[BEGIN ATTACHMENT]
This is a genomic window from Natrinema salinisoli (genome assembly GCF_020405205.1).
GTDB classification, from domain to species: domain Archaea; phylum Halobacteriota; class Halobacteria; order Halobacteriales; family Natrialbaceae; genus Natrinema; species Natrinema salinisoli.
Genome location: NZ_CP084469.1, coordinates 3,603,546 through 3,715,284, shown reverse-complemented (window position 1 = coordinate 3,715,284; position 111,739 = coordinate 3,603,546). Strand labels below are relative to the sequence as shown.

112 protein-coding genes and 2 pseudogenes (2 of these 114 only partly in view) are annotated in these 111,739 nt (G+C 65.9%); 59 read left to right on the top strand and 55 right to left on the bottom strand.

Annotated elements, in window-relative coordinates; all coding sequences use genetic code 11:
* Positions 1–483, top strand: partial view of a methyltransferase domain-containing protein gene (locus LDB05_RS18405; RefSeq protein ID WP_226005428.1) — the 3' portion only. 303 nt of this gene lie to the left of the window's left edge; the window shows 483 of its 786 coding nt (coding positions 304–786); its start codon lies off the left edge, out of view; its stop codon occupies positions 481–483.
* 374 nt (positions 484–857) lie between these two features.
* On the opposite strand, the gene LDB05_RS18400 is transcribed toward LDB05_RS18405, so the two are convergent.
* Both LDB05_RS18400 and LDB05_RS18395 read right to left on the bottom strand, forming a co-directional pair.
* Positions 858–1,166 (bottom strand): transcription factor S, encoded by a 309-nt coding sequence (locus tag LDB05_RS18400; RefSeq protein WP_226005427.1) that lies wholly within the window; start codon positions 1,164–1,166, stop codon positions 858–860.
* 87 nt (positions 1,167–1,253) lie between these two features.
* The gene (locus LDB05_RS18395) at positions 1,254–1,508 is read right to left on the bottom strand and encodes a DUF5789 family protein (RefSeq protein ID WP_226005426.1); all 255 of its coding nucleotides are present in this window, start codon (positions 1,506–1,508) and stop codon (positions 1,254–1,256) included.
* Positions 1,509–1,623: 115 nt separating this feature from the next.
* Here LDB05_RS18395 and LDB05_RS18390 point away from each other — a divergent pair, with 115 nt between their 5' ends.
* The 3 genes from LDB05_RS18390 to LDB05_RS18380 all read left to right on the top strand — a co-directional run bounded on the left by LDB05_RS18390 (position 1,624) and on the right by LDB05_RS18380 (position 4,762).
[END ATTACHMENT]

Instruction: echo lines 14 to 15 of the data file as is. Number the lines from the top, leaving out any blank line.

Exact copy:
* Here LDB05_RS18395 and LDB05_RS18390 point away from each other — a divergent pair, with 115 nt between their 5' ends.
* The 3 genes from LDB05_RS18390 to LDB05_RS18380 all read left to right on the top strand — a co-directional run bounded on the left by LDB05_RS18390 (position 1,624) and on the right by LDB05_RS18380 (position 4,762).